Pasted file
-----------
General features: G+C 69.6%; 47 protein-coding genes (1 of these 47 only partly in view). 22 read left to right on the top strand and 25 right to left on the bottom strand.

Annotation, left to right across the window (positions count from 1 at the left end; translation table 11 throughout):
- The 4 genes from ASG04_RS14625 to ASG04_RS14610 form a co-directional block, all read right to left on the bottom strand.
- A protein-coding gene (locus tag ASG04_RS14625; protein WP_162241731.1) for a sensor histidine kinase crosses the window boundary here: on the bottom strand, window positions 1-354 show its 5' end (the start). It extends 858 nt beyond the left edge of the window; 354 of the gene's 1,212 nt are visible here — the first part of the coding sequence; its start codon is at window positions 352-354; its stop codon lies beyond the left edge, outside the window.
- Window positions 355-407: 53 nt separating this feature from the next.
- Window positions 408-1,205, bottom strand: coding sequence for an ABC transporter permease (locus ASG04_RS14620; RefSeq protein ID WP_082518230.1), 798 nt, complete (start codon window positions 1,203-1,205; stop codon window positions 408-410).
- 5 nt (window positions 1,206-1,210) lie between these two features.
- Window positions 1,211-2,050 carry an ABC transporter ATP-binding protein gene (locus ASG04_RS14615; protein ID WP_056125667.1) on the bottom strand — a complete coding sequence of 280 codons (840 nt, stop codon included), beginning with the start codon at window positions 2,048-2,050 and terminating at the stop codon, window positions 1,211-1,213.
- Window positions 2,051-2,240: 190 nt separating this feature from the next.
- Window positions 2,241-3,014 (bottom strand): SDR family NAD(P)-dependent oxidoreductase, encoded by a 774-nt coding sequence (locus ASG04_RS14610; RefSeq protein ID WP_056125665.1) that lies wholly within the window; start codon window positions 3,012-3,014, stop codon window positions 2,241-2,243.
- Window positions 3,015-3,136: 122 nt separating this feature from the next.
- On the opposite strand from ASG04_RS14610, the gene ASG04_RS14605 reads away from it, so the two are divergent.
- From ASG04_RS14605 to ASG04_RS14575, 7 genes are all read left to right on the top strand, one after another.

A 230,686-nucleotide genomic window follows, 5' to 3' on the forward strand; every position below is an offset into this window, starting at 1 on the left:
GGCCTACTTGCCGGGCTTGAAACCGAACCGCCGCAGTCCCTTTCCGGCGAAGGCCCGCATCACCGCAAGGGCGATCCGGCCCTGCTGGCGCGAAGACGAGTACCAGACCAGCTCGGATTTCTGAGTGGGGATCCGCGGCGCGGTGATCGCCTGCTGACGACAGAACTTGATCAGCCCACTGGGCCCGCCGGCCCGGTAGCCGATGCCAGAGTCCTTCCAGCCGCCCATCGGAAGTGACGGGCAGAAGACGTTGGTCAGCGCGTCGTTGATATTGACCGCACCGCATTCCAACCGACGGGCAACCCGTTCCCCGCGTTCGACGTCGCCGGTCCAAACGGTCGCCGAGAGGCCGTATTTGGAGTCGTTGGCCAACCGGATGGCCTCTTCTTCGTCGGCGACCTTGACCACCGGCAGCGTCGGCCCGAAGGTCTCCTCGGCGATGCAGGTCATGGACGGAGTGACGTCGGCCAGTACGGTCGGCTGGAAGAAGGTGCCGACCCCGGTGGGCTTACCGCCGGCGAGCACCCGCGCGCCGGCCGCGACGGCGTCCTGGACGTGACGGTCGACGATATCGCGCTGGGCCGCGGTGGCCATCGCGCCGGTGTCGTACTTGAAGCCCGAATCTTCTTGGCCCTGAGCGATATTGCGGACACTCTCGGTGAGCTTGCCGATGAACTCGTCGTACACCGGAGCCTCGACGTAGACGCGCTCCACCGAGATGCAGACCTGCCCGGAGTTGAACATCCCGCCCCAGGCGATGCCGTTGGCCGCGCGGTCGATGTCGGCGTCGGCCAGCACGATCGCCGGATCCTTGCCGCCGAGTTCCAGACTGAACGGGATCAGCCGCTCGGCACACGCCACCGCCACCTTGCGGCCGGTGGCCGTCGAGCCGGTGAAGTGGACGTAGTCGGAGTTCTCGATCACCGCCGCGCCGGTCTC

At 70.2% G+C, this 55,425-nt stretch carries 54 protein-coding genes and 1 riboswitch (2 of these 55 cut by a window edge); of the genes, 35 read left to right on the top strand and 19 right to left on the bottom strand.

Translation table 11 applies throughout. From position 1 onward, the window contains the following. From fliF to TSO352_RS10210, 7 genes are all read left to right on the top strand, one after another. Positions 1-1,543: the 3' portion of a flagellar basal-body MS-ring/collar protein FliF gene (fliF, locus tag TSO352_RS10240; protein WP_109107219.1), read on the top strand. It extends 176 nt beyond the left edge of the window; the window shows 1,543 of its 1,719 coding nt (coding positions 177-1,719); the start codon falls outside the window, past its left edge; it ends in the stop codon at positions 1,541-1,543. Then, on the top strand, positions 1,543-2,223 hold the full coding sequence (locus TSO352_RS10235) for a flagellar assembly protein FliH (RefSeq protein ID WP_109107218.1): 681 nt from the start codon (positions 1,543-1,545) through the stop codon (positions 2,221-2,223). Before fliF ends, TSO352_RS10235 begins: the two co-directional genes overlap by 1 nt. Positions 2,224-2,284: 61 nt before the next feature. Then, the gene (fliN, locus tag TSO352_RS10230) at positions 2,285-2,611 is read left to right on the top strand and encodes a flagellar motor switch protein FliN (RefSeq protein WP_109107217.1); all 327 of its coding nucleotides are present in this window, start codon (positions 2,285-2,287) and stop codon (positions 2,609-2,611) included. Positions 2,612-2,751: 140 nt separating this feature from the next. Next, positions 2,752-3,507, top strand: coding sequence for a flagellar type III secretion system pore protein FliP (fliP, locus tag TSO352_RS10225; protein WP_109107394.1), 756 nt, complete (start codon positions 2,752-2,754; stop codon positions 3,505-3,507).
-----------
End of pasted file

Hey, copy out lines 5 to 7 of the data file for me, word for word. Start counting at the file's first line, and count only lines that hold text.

- Window positions 355-407: 53 nt separating this feature from the next.
- Window positions 408-1,205, bottom strand: coding sequence for an ABC transporter permease (locus ASG04_RS14620; RefSeq protein ID WP_082518230.1), 798 nt, complete (start codon window positions 1,203-1,205; stop codon window positions 408-410).
- 5 nt (window positions 1,206-1,210) lie between these two features.